The 33-year-old Finnish star, who backstopped the Bruins to the 2011 Stanley Cup and won the Vezina Trophy as top goalie in 2014, said he wants to spend more time with his family.
“I want to be with my team competing, but at this moment there are things more important than hockey in my life, and that is being with my family,” Rask said in a statement.
“I want to thank the Bruins and my teammates for their support and wish them the best.”
He left with the Bruins level 1-1 in a best-of-seven opening round playoff series against Carolina barely two hours before the scheduled puck drop for game three at the NHL’s hub city COVID-19 quarantine bubble in Toronto.
Rask, who led the NHL this season with a 2.12 goals-against average and was second with a 92.9% save percentage, was between the pipes for the first two games of the series.
After a 3-2 Bruins loss in game two, Rask said the atmosphere with no fans made the playoffs seem more like “exhibition games” than a fight for the Stanley Cup.
Bruins general manager Don Sweeney said there are no health issues involved for Rask or his family and that Rask has the team’s full support.
“We understand completely where Tuukka’s coming from,” Sweeney said. “I don’t think it’s any big surprise to us, to be honest with you. We’re privy to information maybe before the rest of the public is.
“This has been a difficult decision for Tuukka, but the Boston Bruins are in full support of why he made this decision.”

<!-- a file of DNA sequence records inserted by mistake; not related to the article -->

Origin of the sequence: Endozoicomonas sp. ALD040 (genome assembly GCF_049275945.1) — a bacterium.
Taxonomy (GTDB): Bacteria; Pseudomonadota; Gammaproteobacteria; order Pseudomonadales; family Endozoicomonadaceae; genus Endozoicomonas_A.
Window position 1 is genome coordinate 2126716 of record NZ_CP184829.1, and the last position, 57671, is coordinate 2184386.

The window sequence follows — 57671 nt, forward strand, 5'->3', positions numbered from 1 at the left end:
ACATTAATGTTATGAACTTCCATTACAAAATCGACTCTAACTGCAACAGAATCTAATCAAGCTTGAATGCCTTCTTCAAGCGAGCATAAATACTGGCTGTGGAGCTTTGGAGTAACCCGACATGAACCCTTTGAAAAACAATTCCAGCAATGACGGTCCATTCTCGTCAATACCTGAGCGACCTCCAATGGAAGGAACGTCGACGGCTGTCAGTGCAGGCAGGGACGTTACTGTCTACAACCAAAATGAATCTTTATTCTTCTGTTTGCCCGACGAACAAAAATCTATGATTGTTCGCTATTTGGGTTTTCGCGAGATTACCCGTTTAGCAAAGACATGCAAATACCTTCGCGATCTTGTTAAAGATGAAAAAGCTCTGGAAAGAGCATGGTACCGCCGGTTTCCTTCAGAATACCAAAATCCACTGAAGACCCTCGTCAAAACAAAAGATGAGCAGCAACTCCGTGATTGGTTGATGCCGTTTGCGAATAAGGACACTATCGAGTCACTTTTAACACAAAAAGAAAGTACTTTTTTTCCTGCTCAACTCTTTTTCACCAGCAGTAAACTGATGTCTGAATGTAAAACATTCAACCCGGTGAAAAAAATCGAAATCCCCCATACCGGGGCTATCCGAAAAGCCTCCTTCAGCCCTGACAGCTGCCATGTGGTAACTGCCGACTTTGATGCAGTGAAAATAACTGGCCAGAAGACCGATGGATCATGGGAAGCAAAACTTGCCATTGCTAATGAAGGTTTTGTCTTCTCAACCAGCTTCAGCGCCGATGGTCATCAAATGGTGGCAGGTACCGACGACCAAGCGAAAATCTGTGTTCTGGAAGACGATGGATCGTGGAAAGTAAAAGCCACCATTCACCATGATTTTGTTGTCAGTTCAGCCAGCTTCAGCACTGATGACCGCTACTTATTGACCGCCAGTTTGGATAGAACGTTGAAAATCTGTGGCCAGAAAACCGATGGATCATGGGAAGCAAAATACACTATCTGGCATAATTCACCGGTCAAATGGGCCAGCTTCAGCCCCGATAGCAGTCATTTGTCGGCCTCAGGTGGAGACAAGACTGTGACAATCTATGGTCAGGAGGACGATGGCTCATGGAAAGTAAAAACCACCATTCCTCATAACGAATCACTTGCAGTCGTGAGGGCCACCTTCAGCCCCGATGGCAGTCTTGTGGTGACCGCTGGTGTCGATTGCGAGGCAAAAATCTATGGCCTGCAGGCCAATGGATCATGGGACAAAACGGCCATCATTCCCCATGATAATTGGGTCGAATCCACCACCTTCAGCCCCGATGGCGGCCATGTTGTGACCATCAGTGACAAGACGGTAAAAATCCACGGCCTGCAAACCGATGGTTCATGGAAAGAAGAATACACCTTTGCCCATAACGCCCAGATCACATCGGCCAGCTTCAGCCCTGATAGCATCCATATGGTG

The choice came three weeks after Rask and the Bruins entered the bubble in Toronto, required to restart a 2019-20 campaign shut down by COVID-19 on March 12.
“All of our players, we knew this would be a mental challenge, especially the players with families,” Sweeney said. “In Tuukka’s case, he has a newborn at home, along with two other young girls and he just felt that he needed to be home with them at this particular time.
“Can’t control the timeline of when the playoffs resumed. Give Tuukka a hell of a lot of credit for trying to persevere through this and initiate the process to come up and be with his teammates because first and foremost, that’s what he wants to do.
“But the priorities are in the right order and this is what he has to do at this time.”
Rask, a Vezina Trophy finalist this season, was replaced by Jaroslav Halak in the starting lineup for Boston.
Rask went 1-3 in the bubble, including two losses in seeding round games that saw the Bruins, with the NHL’s best regular-season record, settle for a fourth seed in the Eastern Conference playoffs.